Author: May Friedman
Published: University of Toronto Press, Scholarly Publishing Division, 2013 (200 pages)
Mothers have consistently relied upon one another for guidance and support as they navigate the difficult world of parenting. For many women, the increasingly established online community of “mommyblogs” now provides a source of camaraderie and support that acknowledges both the work of mothering and the implications of its undertaking. Beyond their capacity to entertain, how have mommyblogs shifted our understanding of twenty-first-century motherhood?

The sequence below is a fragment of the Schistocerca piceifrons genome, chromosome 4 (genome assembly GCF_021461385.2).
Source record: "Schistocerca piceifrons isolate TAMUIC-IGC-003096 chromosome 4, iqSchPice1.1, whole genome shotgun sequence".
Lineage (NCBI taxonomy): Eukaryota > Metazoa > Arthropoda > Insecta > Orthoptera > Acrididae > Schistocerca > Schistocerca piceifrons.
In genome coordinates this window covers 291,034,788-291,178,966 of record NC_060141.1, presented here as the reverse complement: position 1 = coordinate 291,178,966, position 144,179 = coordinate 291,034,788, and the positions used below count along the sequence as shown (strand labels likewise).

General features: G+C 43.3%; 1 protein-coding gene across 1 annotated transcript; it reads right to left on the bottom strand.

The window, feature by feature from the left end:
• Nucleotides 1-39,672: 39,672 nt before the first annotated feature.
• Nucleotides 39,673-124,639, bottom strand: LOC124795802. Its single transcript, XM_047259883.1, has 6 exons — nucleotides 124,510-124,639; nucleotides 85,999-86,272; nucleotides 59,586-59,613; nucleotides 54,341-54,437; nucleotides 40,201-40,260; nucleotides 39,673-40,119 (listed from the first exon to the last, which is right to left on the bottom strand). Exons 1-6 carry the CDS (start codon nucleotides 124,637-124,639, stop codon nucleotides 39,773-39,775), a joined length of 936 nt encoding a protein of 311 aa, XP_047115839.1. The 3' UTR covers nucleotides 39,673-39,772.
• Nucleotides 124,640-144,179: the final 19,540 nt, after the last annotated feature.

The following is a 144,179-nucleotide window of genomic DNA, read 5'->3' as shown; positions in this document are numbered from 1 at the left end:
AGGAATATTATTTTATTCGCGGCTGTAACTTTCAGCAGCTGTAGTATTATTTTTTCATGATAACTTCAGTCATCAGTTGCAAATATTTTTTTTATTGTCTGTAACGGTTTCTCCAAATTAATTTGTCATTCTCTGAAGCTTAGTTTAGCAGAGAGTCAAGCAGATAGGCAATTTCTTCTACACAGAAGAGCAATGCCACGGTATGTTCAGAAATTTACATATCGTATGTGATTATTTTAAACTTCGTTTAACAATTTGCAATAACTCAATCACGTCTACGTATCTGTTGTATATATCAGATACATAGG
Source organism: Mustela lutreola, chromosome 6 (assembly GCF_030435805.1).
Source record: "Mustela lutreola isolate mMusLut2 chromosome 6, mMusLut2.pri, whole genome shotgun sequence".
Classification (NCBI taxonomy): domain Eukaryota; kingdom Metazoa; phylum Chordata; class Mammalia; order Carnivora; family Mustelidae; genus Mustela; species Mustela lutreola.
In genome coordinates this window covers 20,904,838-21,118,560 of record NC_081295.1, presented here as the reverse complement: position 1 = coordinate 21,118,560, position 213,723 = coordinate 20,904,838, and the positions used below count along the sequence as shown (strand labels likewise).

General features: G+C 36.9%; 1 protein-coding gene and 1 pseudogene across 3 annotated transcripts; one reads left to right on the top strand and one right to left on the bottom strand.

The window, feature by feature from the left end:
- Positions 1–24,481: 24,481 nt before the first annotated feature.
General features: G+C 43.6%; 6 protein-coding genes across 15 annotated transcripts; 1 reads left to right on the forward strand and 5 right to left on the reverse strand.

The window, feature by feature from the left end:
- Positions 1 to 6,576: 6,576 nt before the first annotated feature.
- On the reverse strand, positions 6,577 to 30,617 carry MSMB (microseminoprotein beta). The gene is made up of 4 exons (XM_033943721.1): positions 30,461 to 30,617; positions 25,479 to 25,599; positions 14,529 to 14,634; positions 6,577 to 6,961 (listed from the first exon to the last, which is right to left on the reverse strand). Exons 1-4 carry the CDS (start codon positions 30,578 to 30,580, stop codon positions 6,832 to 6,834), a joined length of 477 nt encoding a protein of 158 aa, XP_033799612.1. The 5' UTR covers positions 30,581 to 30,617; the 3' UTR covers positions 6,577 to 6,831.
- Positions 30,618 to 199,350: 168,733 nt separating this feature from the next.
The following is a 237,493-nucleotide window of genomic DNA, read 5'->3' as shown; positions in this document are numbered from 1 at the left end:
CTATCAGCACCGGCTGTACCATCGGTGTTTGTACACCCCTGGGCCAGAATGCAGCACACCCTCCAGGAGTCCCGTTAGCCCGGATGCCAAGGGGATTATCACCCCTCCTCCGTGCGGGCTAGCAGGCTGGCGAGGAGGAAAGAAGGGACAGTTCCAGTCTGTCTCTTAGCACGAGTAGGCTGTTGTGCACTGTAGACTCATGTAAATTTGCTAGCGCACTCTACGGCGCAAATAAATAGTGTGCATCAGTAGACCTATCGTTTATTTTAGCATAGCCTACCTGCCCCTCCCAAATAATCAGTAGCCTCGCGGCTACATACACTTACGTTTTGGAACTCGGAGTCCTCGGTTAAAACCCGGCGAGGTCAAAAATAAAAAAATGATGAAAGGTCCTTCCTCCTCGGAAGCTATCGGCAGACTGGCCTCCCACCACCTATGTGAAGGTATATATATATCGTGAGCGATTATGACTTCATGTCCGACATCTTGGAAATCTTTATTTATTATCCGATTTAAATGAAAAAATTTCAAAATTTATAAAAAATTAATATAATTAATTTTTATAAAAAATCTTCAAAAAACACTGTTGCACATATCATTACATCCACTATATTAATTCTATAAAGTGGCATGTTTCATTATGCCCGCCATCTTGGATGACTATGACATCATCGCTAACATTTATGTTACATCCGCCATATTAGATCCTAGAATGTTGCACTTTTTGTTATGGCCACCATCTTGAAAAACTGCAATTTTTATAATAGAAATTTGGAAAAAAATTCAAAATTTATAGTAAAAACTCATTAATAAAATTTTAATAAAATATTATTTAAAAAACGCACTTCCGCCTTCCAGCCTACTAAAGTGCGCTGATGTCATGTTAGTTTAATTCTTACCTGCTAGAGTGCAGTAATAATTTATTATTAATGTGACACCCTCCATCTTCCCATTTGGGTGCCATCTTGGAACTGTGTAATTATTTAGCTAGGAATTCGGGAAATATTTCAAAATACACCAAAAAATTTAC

In examining the content of hundreds of mommyblogs, May Friedman considers the ways that online maternal life writing provides a front row seat to some of the most raw, offbeat, and engaging portraits of motherhood imaginable. Focusing on the composition of the “mamasphere” and on mommyblogs’ emphasis on connection, Friedman reveals the changing face of contemporary motherhood – one less concerned with the proscriptions of what good mothers should do, and more invested in what diverse mothers have to say.